The system of FIGS. 1-3 derives the needed refrigeration capacity for the two integrated circuit units 10, 11, from a two-stage refrigeration system 18 that uses a single refrigerant, such as R22. In the two stages of a typical system 18, such as is described hereafter in conjunction with FIG. 6, the refrigerant is compressed to a high pressure, at substantially ambient temperature. The refrigerant flow is split into separate flow paths formed by the refrigerant lines 34, which need not be insulated inasmuch as the refrigerant is substantially at ambient temperature. As seen in FIG. 5, the two stage compression phase (illustrated generally-and without showing the two separate stages) provides a net compression, here to about 300 psi, at constant entropy and increasing enthalpy. With pressure held constant, condensation in the refrigeration system 18 increases saturation in the gas phase until the refrigerant enters the subcooler 20 prior to the cold probe 28. Here the interchange between the cold boiloff gasses from the cold probe 28 and the incoming gas phase refrigerant substantially reduces the temperature of the refrigerant, as well as its pressure, until the capillary expansion valve 40 is reached, at which point the expanding gases significantly drop in temperature, at constant enthalpy. At the lowest pressure and temperature in the cycle, the gas enters the liquid phase, and liquid surrounds the bottom of the probe heat exchanger 42. The heat exchanger 42 and refrigerant 35 extract heat generated by the circuit unit 10 or 11, and remove it in the gas phase, which increases in enthalpy but maintains constant pressure as boiloff continues.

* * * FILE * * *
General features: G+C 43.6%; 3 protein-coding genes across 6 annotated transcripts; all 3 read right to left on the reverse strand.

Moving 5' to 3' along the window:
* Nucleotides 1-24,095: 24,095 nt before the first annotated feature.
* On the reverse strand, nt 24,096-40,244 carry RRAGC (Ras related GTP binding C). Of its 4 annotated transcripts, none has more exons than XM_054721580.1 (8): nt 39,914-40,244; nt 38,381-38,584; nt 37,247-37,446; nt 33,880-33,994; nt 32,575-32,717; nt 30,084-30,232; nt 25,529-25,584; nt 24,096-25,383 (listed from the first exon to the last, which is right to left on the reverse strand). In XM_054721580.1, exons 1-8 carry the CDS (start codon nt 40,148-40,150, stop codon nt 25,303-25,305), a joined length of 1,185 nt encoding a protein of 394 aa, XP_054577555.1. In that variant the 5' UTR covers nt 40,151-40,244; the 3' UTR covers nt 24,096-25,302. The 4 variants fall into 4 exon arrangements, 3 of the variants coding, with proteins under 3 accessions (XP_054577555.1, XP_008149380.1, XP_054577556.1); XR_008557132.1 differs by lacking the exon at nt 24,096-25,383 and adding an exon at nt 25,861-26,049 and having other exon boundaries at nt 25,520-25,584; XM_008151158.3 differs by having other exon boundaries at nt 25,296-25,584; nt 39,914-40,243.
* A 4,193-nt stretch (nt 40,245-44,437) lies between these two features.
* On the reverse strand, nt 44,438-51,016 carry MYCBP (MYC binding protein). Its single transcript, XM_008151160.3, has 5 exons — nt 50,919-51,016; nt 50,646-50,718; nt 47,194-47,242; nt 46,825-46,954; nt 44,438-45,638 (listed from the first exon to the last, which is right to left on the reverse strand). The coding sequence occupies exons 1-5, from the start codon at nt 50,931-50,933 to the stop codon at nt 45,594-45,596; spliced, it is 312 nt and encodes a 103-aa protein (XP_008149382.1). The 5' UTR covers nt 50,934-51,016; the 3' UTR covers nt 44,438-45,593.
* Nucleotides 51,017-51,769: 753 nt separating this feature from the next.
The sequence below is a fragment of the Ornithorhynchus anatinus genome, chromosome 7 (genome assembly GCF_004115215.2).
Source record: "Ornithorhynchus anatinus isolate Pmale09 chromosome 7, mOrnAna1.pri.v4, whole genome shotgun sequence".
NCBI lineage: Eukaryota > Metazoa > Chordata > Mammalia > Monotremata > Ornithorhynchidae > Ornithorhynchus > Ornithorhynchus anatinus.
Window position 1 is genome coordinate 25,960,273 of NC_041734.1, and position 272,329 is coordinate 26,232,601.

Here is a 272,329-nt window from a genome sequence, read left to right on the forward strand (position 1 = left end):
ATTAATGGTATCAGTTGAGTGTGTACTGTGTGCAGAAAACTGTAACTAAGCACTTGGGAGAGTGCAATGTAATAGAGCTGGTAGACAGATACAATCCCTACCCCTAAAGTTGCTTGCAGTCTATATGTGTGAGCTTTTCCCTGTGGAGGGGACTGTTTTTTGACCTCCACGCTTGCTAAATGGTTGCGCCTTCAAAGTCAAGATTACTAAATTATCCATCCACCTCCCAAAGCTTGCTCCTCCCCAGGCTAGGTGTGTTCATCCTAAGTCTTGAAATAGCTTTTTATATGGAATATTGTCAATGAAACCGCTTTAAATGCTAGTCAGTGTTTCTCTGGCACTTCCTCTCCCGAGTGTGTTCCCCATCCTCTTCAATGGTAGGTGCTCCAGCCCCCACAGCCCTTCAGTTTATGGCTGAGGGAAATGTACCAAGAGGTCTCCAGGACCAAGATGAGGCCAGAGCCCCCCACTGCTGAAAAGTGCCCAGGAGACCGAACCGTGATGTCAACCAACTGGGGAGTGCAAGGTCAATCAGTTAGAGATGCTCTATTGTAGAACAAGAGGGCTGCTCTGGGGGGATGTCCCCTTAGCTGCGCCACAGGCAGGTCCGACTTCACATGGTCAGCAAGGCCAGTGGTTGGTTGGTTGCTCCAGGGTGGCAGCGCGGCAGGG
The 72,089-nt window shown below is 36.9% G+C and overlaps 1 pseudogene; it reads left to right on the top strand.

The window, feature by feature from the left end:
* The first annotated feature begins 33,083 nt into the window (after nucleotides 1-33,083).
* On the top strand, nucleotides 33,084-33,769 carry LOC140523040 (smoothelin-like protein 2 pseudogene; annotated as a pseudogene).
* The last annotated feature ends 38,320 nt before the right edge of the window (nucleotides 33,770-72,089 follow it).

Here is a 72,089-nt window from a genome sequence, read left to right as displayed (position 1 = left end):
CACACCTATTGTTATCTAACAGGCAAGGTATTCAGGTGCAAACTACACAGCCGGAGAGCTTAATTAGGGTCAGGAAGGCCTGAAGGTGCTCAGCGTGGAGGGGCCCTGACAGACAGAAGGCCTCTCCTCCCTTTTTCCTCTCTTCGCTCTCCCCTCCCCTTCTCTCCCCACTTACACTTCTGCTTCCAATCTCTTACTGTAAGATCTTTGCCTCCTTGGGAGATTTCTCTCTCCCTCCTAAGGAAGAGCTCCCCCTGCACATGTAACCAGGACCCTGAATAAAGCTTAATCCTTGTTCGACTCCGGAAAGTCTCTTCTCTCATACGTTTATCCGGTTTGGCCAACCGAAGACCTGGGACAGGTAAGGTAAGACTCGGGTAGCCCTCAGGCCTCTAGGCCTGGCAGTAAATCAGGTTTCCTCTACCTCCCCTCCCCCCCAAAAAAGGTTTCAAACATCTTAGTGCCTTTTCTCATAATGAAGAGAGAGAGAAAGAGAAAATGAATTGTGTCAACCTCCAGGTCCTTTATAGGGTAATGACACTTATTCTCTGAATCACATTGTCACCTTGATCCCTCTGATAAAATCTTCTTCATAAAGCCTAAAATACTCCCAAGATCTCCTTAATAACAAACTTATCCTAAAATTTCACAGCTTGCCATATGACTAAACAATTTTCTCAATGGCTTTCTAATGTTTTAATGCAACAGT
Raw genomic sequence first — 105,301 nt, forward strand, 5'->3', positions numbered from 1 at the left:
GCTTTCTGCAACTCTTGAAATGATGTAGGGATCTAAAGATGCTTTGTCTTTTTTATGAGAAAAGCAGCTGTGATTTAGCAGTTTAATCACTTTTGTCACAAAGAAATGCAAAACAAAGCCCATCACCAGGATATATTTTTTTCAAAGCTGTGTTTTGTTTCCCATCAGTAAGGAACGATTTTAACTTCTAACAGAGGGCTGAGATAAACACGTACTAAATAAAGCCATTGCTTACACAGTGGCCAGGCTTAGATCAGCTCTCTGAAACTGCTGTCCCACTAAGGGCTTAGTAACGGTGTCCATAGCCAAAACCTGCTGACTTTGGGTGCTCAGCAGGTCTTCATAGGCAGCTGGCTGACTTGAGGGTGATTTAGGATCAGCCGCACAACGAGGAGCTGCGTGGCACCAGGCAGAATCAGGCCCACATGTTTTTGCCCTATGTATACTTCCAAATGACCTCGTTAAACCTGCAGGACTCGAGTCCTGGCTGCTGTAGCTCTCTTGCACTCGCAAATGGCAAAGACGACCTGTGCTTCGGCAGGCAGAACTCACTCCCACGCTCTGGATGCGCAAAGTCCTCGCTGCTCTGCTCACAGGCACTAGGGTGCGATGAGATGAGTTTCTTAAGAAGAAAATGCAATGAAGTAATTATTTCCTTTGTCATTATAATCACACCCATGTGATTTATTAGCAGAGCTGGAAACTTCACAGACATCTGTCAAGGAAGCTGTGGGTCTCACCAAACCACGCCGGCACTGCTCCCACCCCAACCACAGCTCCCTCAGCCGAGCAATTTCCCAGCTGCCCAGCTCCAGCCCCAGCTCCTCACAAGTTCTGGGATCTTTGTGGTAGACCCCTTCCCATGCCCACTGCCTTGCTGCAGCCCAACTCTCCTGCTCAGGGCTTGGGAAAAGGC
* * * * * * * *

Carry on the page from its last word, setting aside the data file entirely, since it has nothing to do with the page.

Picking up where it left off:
Thus the small but extremely cold volume established in the cold probe 28 very efficiently conducts heat away from the integrated circuit unit 10 or 11 via the short path through the top surface of the chip, the copper sheet 44 and the cold probe heat exchanger 42. Because the expanded gases are low pressure and approach ambient temperature, they can be returned to the refrigeration unit 18 along parallel lines which combine into a recirculation path. There are numerous additional advantages of this system, including the fact that, with only one refrigeration fluid, the evaporating fluid can be closer in temperature to that of the load, saving at least 10° C. in the temperature reached. Also, in using only one refrigerant, the high pressure gas can be transported to the cold probes at or above ambient temperature. Consequently, uninsulated lines can be used, and tendencies toward frost formation on such lines, which could adversely affect the reliability of the computer circuits on the printed circuit boards and cabling are thereby minimized. The refrigerant lines may also readily be decoupled, whether soldered joints or quick disconnect couplings are used.